Kick Procrastination’s Behind

Mac-Bogertby Mac Bogert

“Something there is that doesn’t love a wall” begins Robert Frost’s “Mending Wall.”

Something there is that doesn’t love accomplishment describes procrastination. Whether it’s getting in shape, losing weight, starting our tax returns, emptying the dishwasher, or w-r-i-t-i-n-g, inertia holds us prisoner.

Yet inertia works both ways. Once we put a few simple ideas into practice, inertia moves us forward instead of holding us back.

Where does this ridiculous saboteur come from? Part of it is what Roger von Oech (A Whack on the Side of the Head) calls The Aslan Phenomenon.

The author arrived at this remarkable insight in an unremarkable way. Roger loves to run. When he moved to his new house some years back, he ran hither and yon. Exploring a new street one day, he found Aslan, a happy dog who was eager to make friends. So Roger began running by Aslan’s yard every day. One morning he was surprised to find no Aslan. He knocked on the door and discovered Aslan had died. The next day, he found himself running by Aslan’s yard even though the reason for doing it was no longer there.

Roger von Oech called this habit The Aslan Phenomenon. We learn behaviors and generate assumptions at a time and place when they make sense. Things change, but we retain the same habits of thought and behavior even though the reason for them is gone. My Aslan Phenomenon that generated procrastination grew from fear, reverberations from a time when my creativity met criticism or my contribution was scoffed at. I talked myself out of creating by focusing on the outcome rather than on the act.

All of us—myself included—have a deep-seated fear of failure. And of success. They’re really the same thing: fear of the unknown. As soon as something becomes known, the fear has no place to rest. And the first salvo in that campaign is to reprogram our brains to disconnect the creative act from approval.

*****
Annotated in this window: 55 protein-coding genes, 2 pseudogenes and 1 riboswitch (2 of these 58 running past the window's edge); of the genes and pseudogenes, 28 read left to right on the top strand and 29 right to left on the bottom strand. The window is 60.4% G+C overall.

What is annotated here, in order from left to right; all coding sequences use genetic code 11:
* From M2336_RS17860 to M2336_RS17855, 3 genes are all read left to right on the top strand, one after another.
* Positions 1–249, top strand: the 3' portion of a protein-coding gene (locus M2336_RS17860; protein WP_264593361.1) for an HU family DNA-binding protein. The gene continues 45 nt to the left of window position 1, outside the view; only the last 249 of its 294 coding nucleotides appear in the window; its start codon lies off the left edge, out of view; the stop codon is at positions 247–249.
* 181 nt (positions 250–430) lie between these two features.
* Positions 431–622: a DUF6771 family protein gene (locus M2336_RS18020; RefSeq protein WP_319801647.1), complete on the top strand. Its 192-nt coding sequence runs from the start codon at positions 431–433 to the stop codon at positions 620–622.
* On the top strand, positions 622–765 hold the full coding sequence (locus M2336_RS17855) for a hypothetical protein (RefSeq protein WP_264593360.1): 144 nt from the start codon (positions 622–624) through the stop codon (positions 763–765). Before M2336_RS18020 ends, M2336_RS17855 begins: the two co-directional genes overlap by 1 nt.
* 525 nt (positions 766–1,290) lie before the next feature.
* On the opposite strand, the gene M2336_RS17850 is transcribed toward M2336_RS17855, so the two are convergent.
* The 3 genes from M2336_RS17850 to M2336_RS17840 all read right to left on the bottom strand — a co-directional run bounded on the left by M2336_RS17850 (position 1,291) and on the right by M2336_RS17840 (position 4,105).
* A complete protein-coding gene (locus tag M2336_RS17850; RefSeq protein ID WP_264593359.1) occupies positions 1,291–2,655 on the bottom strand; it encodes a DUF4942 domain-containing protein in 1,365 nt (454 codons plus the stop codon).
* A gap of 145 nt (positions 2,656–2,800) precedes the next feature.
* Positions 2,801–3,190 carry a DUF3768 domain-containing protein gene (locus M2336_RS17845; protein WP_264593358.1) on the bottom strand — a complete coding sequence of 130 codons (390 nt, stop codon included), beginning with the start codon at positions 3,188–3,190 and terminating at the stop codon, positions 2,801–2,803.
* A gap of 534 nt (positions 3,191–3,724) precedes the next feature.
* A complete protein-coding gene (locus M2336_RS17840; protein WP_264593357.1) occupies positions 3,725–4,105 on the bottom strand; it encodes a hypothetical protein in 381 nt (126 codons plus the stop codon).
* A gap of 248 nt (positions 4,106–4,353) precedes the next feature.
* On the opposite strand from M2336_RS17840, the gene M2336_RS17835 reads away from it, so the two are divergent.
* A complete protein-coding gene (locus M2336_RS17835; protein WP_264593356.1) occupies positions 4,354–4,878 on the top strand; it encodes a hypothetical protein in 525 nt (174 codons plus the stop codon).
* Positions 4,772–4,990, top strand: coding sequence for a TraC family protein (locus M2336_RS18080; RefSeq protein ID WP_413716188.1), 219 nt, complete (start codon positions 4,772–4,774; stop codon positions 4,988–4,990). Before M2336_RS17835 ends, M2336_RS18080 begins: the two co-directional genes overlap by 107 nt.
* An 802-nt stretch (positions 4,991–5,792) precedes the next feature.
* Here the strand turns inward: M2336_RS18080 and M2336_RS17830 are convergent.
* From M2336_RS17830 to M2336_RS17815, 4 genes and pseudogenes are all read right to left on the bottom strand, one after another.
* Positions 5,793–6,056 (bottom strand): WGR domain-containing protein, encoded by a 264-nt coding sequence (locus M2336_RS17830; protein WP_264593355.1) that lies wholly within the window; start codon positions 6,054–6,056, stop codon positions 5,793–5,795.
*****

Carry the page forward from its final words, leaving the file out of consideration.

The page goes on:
So here are a couple of easy tricks:

  1. As author Liz Gilbert’s mother told her: Better done than good. Leave getting things right to your editor. Blurt ideas into your phone’s voice recorder. Carry a tablet of sticky notes and write something unrelated to food while you’re at the grocery store. Don’t brush your teeth at night until you’ve written in a journal. Jot down one thing you heard from someone during the day that gave you pause (whether you liked it or not). In other words, disconnect judgment from creativity. Let your ideas float like dandelion parachutes in the breeze.
  2. Understand your own preferences. My activity partner with privileges (her words) is a freelance writer and editor. She labors like a long-distance runner. I sprint. Don’t stand in the way of your natural rhythm by imposing someone else’s idea of WORK. Learn to associate creativity with your childlike default setting for play rather than work. Save the work for the rewrite.
  3. Take creative time first thing every day. Just do it. Two minutes. An hour. Anything. Since creativity is the default setting for the human brain, we don’t need to force the creative act, merely remove barriers to let it play.
  4. Ask yourself What am I afraid of? Write the answer in the voice of a character for a future story. Then say the important words: So what? None of us fears the creative act, we fear the feedback, which hasn’t—and may never—happen. And remember: Feedback is always about the giver. You’re an actor in your own creative life, so get out on the freakin’ stage, already.

If you still struggle, drive by an elementary school during recess and bask in the energy and love of unrestrained creative energy. Relax. Redefine writing as your recess!


Mac Bogert, ( after teaching high school English, touring as a folk and blues musician, acting in industrial videos and regional theater, and performing in puppet shows while crafting curriculum about health and drug issues, started AzaLearning in 1994. He provides leadership coaching to over 180 clients nationwide, focusing on communication, managing conflict, critical thinking and creative problem solving. His passion is, and always has been, education. “Learning Chaos: How Disorder Can Save Education” is due for release in January, and his podcast, Learning Chaos Podcast, offers insight for those of us interested in learning, leadership, and language. No character with an interesting story is outside LCP’s purview.

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